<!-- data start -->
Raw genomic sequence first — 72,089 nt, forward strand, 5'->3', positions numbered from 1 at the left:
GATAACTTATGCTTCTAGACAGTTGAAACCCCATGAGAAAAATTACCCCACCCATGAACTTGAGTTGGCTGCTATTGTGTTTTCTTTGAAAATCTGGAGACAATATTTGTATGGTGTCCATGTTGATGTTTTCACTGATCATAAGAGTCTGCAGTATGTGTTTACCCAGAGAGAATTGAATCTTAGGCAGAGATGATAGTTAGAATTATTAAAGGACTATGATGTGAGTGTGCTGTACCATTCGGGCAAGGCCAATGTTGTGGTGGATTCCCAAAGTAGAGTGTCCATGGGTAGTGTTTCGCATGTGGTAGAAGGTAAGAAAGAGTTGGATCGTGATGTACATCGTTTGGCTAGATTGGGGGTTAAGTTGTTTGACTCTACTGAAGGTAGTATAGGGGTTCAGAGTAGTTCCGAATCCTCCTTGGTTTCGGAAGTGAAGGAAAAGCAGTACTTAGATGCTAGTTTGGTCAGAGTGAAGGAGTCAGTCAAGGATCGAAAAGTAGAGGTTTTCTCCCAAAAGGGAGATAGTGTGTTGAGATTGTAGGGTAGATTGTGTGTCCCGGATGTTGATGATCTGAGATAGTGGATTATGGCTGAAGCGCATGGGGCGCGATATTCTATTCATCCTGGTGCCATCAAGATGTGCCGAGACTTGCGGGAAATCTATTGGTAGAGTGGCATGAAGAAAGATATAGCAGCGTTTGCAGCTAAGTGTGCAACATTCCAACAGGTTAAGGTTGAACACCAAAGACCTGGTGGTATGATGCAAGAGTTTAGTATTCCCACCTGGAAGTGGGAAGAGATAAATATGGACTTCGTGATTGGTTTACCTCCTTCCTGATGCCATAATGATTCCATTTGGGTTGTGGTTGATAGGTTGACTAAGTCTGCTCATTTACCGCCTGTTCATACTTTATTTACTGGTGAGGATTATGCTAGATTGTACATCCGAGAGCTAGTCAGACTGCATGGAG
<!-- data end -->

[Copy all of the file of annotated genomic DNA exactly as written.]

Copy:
Raw genomic sequence first — 72,089 nt, forward strand, 5'->3', positions numbered from 1 at the left:
GATAACTTATGCTTCTAGACAGTTGAAACCCCATGAGAAAAATTACCCCACCCATGAACTTGAGTTGGCTGCTATTGTGTTTTCTTTGAAAATCTGGAGACAATATTTGTATGGTGTCCATGTTGATGTTTTCACTGATCATAAGAGTCTGCAGTATGTGTTTACCCAGAGAGAATTGAATCTTAGGCAGAGATGATAGTTAGAATTATTAAAGGACTATGATGTGAGTGTGCTGTACCATTCGGGCAAGGCCAATGTTGTGGTGGATTCCCAAAGTAGAGTGTCCATGGGTAGTGTTTCGCATGTGGTAGAAGGTAAGAAAGAGTTGGATCGTGATGTACATCGTTTGGCTAGATTGGGGGTTAAGTTGTTTGACTCTACTGAAGGTAGTATAGGGGTTCAGAGTAGTTCCGAATCCTCCTTGGTTTCGGAAGTGAAGGAAAAGCAGTACTTAGATGCTAGTTTGGTCAGAGTGAAGGAGTCAGTCAAGGATCGAAAAGTAGAGGTTTTCTCCCAAAAGGGAGATAGTGTGTTGAGATTGTAGGGTAGATTGTGTGTCCCGGATGTTGATGATCTGAGATAGTGGATTATGGCTGAAGCGCATGGGGCGCGATATTCTATTCATCCTGGTGCCATCAAGATGTGCCGAGACTTGCGGGAAATCTATTGGTAGAGTGGCATGAAGAAAGATATAGCAGCGTTTGCAGCTAAGTGTGCAACATTCCAACAGGTTAAGGTTGAACACCAAAGACCTGGTGGTATGATGCAAGAGTTTAGTATTCCCACCTGGAAGTGGGAAGAGATAAATATGGACTTCGTGATTGGTTTACCTCCTTCCTGATGCCATAATGATTCCATTTGGGTTGTGGTTGATAGGTTGACTAAGTCTGCTCATTTACCGCCTGTTCATACTTTATTTACTGGTGAGGATTATGCTAGATTGTACATCCGAGAGCTAGTCAGACTGCATGGAG